Hall called for the immediate testing and electronic tagging of birds to identify infected ones and trace where they go, the story said. No birds have been killed to control the outbreak, because some of the birds are protected species. WHO statement on human case in Vietnamhttp://www.who.int/csr/don/2005_06_28/en/index.html WHO and United Nations Food and Agriculture Organization (FAO) officials reported the increased death toll among birds at a refuge in Qinghai province, according to an Agence France-Presse (AFP) report today. See also: AFP quoted Julie Hall, the WHO’s communicable-disease expert in China, as saying, “This is the first time we’ve seen large numbers of migratory birds dying from bird flu. So the virus has obviously changed to be more pathogenic to animals. What it means for humans we don’t know.” Wild waterfowl are recognized as the natural reservoir for all influenza A viruses and commonly carry them without getting sick, according to the WHO. A WHO official said 20 birds a day are still dying at the refuge, but the outbreak appears to be waning, according to an Associated Press report today. WHO and FAO officials voiced concern that China had tested only 12 birds, all of them dead, AFP reported. The officials worried that infected but asymptomatic birds could spread the virus to distant places when they migrate in August and September. WHO officials expressed concern that only two people have been tested for avian flu in connection with the outbreak, AFP reported. They also urged China to supply virus sequencing information as soon as possible so that experts can assess whether the virus has become more pathogenic. Also today, the World Health Organization (WHO) said Vietnam had confirmed another human case of H5N1 infection. That brings the WHO’s tally of human cases in Vietnam since December to 60, with the number of deaths remaining at 18. The case occurred in May in the northern province of Ha Tay. Hall said no human cases have been reported, but the presence of the virus in new bird species could mean an increased risk for humans. Initial reports of the outbreak, in May, said 178 birds had died of H5N1 flu. China later increased the number to 519 in an official report, and a Chinese official subsequently raised the number to more than 1,000. The dead birds were said to include five species. Jun 28, 2005 (CIDRAP News) About 5,000 migratory birds have died of avian influenza at a wildlife sanctuary in northwestern China, close to five times as many as reported previously, United Nations officials who visited the site said today.
(Source: Olympic.org) East German ice skating star Katarina Witt was crowned the queen of figure skating and catapulted to worldwide fame at the Sarajevo Games in 1984, after winning her duel with American rival Rosalyn Sumners. Witt had been groomed for Olympic glory from a young age by her formidable coach Jutta Muller, and her talent quickly blossomed, thanks to her relentless training programme – seven hours per day, six days a week – allied to her natural ability.She won her first national title at the age of 15, in 1980, and then took the European silver medal two years later, before finally winning the first of six successive golds in 1983.Meanwhile, on the other side of the Iron Curtain, Sumners was developing an almost eerily parallel career, and was world champion by the time Sarajevo came around. Also competing for the US was the 1982 world champion Elaine Zayak. The stage was set in Yugoslavia for a classic Olympic sporting showdown.The competition in the Zetra Arena came to a climax with the free programme, worth 50 per cent of the total score. Witt, an instinctive, elegant skater whose style has been described as “poetry in motion,” snatched victory from Sumners, the favourite, who held back on two of her triple jumps.Witt’s boldness paid off, as she captured the imagination of the judges, six of whom gave her first-places, and won gold by the slimmest of margins. After her triumph the young, beautiful doyenne of the ice reportedly received more than one million letters from adoring fans – which perhaps inspired her to win her first world championship title that same year.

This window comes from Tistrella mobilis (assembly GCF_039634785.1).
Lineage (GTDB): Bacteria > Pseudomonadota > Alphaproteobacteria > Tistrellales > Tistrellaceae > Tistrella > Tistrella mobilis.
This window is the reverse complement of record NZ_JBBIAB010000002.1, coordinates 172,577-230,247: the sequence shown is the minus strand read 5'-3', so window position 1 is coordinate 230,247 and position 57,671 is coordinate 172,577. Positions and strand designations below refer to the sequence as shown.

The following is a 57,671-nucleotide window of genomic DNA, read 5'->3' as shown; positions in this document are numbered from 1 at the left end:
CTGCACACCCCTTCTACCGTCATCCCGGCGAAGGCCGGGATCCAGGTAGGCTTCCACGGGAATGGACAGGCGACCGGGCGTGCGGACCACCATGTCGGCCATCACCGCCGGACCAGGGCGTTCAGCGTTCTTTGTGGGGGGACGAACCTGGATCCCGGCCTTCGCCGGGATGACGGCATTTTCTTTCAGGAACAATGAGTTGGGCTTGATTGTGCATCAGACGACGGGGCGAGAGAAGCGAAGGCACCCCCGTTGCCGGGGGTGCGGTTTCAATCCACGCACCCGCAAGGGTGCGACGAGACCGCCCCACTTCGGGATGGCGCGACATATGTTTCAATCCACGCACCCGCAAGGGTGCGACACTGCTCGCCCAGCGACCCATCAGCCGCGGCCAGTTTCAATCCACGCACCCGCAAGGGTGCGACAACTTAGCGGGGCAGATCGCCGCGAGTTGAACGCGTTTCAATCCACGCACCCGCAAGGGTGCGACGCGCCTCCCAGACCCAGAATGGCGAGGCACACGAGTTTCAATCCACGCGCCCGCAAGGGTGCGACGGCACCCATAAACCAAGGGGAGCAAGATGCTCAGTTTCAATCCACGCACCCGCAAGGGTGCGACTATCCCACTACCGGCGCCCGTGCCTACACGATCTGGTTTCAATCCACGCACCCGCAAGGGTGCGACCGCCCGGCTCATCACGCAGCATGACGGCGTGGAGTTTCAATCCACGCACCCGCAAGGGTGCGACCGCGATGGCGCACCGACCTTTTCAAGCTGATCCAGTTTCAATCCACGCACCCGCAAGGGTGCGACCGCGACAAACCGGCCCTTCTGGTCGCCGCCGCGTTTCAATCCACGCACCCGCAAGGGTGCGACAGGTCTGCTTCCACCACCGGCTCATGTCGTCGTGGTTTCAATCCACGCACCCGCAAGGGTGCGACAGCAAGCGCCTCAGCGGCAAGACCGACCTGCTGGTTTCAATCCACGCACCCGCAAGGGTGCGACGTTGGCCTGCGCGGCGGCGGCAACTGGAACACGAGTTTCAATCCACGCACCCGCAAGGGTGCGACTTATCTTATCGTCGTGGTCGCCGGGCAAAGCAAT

The Donegal senior football team manager, Declan Bonner, has paid an emotional tribute to Pat Shovelin, a man he described as ‘an outstanding fella’.Shovelin, aged just 41, passed away on Saturday evening following a battle with a rare form of cancer.The popular and much-loved goalkeeping coach was an integral part of Donegal dressing rooms since 2010. “He was really popular and you could see why,” Bonner said.“He was a top class goalkeeping coach. That’s what he was. He was outstanding and so professional.“He was an outstanding fella. He was a real proud Ardara man, a real proud Donegal man and an outstanding family man.”Shovelin was goalkeeping coach for Jim McGuinness’s reign as manager, winning an All-Ireland, three Ulster senior and an Ulster Under-21 title. This year, he coached the goalkeepers with Bonner’s U21s, who defeated Derry in the Ulster U21 final.Bonner said: “There was no prouder man in the Athletic Grounds that evening than Pat Shovelin.“He fought a great fight. He’s a huge, huge loss. He was a great fella. You could trust him with anything.”Listen to the full interview below …Listen: Declan Bonner’s emotional tribute to the ‘outstanding’ Pat Shovelin was last modified: October 23rd, 2017 by Chris McNultyShare this:Click to share on Facebook (Opens in new window)Click to share on Twitter (Opens in new window)Click to share on LinkedIn (Opens in new window)Click to share on Reddit (Opens in new window)Click to share on Pocket (Opens in new window)Click to share on Telegram (Opens in new window)Click to share on WhatsApp (Opens in new window)Click to share on Skype (Opens in new window)Click to print (Opens in new window) Tags:Declan BonnerPat Shovelin